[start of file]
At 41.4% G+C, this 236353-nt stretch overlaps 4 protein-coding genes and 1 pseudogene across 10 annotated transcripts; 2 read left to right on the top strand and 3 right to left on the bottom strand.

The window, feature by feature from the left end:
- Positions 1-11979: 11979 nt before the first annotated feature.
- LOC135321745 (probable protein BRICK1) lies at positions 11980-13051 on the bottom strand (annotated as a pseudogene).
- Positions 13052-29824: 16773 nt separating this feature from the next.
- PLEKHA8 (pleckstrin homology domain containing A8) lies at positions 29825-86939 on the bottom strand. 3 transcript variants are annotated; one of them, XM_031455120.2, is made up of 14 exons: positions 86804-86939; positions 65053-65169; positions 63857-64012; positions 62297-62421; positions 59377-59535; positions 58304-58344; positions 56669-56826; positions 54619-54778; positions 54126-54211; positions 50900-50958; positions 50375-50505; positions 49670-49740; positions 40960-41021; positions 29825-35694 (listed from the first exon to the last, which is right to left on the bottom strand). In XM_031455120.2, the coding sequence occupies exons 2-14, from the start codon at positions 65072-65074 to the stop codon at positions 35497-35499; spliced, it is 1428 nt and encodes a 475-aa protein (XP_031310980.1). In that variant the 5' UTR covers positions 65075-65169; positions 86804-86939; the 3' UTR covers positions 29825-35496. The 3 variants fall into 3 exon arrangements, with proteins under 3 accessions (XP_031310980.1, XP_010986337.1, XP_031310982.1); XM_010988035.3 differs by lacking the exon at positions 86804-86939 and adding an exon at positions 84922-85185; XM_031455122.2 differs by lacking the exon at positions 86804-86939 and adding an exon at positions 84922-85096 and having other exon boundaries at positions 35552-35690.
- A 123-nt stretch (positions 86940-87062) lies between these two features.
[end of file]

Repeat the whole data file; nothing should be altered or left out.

At 41.4% G+C, this 236353-nt stretch overlaps 4 protein-coding genes and 1 pseudogene across 10 annotated transcripts; 2 read left to right on the top strand and 3 right to left on the bottom strand.

The window, feature by feature from the left end:
- Positions 1-11979: 11979 nt before the first annotated feature.
- LOC135321745 (probable protein BRICK1) lies at positions 11980-13051 on the bottom strand (annotated as a pseudogene).
- Positions 13052-29824: 16773 nt separating this feature from the next.
- PLEKHA8 (pleckstrin homology domain containing A8) lies at positions 29825-86939 on the bottom strand. 3 transcript variants are annotated; one of them, XM_031455120.2, is made up of 14 exons: positions 86804-86939; positions 65053-65169; positions 63857-64012; positions 62297-62421; positions 59377-59535; positions 58304-58344; positions 56669-56826; positions 54619-54778; positions 54126-54211; positions 50900-50958; positions 50375-50505; positions 49670-49740; positions 40960-41021; positions 29825-35694 (listed from the first exon to the last, which is right to left on the bottom strand). In XM_031455120.2, the coding sequence occupies exons 2-14, from the start codon at positions 65072-65074 to the stop codon at positions 35497-35499; spliced, it is 1428 nt and encodes a 475-aa protein (XP_031310980.1). In that variant the 5' UTR covers positions 65075-65169; positions 86804-86939; the 3' UTR covers positions 29825-35496. The 3 variants fall into 3 exon arrangements, with proteins under 3 accessions (XP_031310980.1, XP_010986337.1, XP_031310982.1); XM_010988035.3 differs by lacking the exon at positions 86804-86939 and adding an exon at positions 84922-85185; XM_031455122.2 differs by lacking the exon at positions 86804-86939 and adding an exon at positions 84922-85096 and having other exon boundaries at positions 35552-35690.
- A 123-nt stretch (positions 86940-87062) lies between these two features.